is part of the Division of Informa PLC

This site is operated by a business or businesses owned by Informa PLC and all copyright resides with them. Informa PLC's registered office is 5 Howick Place, London SW1P 1WG. Registered in England and Wales. Number 8860726.

Serving: East
Delaware Conservation District Gets $715K To Help Farmers

Delaware Conservation District Gets $715K To Help Farmers

Federal CCPI dollars target best management practices for Sussex poultry producers

On Monday, USDA's Natural Resources Conservation Service in Delaware announced that $715,000 will be available to farmers within Congressional District One of the Sussex Conservation District to help increase conservation efforts in the Chesapeake Bay Watershed. The catch is that producers have only until June 30 to sign up.

The funds come from USDA's Cooperative Conservation Partnership Initiative. The financial assistance is available for manure storage buildings, heavy-use poultry pads, composters, poultry windbreaks and more. The goal is to help poultry producers put in place best management practices fundamental to improving air quality, soil conditions, soil erosion and water quality.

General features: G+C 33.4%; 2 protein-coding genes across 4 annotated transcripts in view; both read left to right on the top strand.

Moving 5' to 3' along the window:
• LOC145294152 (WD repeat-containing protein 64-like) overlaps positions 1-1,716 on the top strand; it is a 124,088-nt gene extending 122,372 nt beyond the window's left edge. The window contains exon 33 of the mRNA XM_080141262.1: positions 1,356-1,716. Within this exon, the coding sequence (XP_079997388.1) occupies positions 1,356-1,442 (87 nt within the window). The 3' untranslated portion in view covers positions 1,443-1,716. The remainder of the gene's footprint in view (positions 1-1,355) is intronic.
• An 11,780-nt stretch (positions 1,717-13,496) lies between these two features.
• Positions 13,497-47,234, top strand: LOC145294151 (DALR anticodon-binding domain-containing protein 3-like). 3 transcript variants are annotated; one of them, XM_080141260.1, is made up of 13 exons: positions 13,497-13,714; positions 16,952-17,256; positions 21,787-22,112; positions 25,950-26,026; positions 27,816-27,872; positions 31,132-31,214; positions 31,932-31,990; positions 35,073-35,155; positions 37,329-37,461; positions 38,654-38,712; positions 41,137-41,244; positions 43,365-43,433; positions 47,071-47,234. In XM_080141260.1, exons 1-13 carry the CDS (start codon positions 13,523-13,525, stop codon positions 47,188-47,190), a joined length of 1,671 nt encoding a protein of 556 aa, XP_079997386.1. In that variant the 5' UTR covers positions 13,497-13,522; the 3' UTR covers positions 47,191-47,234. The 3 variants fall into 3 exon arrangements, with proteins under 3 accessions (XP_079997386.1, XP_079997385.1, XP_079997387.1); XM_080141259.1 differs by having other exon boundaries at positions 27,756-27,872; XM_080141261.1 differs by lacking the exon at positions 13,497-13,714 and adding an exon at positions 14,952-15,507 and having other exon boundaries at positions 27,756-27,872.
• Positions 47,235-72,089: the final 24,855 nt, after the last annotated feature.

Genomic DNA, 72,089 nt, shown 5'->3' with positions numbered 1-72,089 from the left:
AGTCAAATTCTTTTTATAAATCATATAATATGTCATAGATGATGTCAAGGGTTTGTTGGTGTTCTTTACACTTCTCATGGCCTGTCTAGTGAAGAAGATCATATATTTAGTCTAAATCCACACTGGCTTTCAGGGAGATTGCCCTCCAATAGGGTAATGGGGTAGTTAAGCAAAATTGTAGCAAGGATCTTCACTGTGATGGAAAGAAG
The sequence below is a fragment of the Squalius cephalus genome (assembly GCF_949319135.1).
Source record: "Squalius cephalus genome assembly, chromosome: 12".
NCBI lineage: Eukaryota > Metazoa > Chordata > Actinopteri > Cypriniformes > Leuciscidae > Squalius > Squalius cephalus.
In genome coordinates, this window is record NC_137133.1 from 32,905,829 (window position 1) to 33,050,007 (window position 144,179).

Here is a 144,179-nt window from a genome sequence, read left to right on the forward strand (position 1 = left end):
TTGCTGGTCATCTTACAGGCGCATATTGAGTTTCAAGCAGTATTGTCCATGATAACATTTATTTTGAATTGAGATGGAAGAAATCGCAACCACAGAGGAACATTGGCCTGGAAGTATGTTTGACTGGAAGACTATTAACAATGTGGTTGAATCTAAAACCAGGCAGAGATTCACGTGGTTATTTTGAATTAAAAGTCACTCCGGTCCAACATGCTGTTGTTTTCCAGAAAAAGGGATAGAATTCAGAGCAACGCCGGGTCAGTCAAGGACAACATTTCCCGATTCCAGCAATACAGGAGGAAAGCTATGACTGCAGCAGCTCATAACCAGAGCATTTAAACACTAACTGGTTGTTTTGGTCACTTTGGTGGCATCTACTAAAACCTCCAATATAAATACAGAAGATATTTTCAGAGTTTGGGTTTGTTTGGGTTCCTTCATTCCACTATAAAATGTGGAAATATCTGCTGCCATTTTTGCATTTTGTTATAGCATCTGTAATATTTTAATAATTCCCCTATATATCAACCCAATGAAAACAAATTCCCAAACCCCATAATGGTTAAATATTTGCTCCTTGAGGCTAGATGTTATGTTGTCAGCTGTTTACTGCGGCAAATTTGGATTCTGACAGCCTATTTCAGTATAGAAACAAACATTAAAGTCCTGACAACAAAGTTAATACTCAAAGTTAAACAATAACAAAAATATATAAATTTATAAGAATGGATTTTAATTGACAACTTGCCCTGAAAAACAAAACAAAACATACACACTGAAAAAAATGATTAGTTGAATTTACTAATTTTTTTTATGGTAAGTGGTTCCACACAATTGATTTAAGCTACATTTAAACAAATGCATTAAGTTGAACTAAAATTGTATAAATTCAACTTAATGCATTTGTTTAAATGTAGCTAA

"This cooperative effort is a concrete step forward in coordinating and leveraging funds and resources to help farmers improve natural resources within the Bay Watershed," said Russell Morgan, Delaware NRCS State Conservationist. Last year, the district received $450,000 for a similar CCPI proposal. Delaware obligated 14 contracts for $472,000 and requested additional money.

Delaware's CCPI works through the existing Environmental Quality Incentives Program to leverage additional services and resources from non-federal partners. Interested producers should contact the Sussex Conservation District at 302-856-3990.

More about CCPI can be found at and

Hide comments


  • Allowed HTML tags: <em> <strong> <blockquote> <br> <p>

Plain text

  • No HTML tags allowed.
  • Web page addresses and e-mail addresses turn into links automatically.
  • Lines and paragraphs break automatically.